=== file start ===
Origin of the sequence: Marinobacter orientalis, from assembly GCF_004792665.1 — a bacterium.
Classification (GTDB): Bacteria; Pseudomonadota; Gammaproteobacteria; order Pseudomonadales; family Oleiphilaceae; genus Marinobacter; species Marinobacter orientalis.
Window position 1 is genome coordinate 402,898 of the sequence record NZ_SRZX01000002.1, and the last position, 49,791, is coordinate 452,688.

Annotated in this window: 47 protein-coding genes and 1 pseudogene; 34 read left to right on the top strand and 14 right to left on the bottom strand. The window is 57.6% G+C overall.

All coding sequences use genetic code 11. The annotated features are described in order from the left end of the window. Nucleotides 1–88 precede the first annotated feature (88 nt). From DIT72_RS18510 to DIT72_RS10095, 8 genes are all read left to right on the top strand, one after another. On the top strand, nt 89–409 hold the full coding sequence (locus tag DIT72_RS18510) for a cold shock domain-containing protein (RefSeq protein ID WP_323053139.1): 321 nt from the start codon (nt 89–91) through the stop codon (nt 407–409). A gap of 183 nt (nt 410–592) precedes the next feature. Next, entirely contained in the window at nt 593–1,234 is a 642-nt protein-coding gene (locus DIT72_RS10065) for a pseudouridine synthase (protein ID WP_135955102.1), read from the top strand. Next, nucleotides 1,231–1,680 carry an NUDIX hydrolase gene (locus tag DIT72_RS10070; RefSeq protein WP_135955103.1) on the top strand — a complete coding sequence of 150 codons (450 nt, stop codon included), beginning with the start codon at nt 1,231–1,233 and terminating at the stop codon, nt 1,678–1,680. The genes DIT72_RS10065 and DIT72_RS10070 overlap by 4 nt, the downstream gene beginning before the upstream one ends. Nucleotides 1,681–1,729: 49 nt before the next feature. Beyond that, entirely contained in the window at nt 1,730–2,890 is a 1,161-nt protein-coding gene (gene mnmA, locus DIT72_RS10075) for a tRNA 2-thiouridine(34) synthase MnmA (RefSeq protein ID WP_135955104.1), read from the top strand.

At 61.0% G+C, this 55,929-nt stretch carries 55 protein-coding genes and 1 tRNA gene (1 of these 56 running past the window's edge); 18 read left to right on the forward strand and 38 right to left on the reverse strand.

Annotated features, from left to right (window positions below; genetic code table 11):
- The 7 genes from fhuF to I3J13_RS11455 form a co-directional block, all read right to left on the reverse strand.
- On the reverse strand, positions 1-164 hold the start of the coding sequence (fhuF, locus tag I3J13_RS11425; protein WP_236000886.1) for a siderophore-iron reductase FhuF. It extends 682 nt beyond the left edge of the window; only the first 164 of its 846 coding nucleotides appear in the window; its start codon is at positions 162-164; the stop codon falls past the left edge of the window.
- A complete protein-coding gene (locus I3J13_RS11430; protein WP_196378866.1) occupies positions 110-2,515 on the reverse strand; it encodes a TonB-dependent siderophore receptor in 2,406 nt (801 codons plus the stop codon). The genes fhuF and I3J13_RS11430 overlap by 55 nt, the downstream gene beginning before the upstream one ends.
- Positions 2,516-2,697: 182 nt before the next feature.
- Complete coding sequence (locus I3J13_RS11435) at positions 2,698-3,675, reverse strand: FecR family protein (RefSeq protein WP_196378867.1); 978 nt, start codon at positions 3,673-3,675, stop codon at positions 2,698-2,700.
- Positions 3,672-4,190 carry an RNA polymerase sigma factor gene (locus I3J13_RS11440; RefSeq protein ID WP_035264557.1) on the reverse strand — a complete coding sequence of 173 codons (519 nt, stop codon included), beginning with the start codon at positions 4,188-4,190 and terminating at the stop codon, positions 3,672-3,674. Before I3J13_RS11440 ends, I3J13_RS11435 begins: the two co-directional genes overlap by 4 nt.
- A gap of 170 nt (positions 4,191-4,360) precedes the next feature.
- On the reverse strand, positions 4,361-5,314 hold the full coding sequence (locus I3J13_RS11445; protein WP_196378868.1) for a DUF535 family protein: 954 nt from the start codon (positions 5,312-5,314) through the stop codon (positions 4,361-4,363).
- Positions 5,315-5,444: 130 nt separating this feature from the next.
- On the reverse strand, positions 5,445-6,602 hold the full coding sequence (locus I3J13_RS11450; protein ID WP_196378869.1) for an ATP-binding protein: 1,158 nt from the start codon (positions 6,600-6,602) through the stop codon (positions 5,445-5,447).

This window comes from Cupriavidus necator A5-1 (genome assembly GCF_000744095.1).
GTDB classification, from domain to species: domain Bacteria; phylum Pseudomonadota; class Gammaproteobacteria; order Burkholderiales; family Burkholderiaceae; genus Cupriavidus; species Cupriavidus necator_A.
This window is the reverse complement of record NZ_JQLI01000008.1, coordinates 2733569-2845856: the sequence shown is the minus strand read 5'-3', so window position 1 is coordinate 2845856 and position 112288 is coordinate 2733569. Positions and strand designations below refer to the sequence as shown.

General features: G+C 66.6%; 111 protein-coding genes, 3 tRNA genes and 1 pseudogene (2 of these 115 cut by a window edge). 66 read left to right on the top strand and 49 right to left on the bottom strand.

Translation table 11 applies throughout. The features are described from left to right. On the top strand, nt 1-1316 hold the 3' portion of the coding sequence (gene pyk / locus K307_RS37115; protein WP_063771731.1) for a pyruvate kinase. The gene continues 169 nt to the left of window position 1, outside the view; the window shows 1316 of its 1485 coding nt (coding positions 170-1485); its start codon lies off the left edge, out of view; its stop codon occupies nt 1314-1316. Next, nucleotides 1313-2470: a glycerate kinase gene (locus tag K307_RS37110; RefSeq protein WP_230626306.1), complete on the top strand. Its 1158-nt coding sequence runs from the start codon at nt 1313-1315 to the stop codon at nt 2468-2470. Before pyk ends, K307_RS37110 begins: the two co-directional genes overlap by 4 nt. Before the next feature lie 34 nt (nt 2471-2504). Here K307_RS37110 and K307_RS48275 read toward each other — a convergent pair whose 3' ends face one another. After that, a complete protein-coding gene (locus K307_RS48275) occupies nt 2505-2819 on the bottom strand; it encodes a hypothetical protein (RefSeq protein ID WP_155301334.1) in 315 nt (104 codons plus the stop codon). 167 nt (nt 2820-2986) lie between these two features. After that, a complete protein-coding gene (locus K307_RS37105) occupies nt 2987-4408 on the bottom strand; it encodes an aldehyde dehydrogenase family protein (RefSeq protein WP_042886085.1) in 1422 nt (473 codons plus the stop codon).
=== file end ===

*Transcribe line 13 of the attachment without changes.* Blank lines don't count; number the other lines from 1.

- Positions 3,672-4,190 carry an RNA polymerase sigma factor gene (locus I3J13_RS11440; RefSeq protein ID WP_035264557.1) on the reverse strand — a complete coding sequence of 173 codons (519 nt, stop codon included), beginning with the start codon at positions 4,188-4,190 and terminating at the stop codon, positions 3,672-3,674. Before I3J13_RS11440 ends, I3J13_RS11435 begins: the two co-directional genes overlap by 4 nt.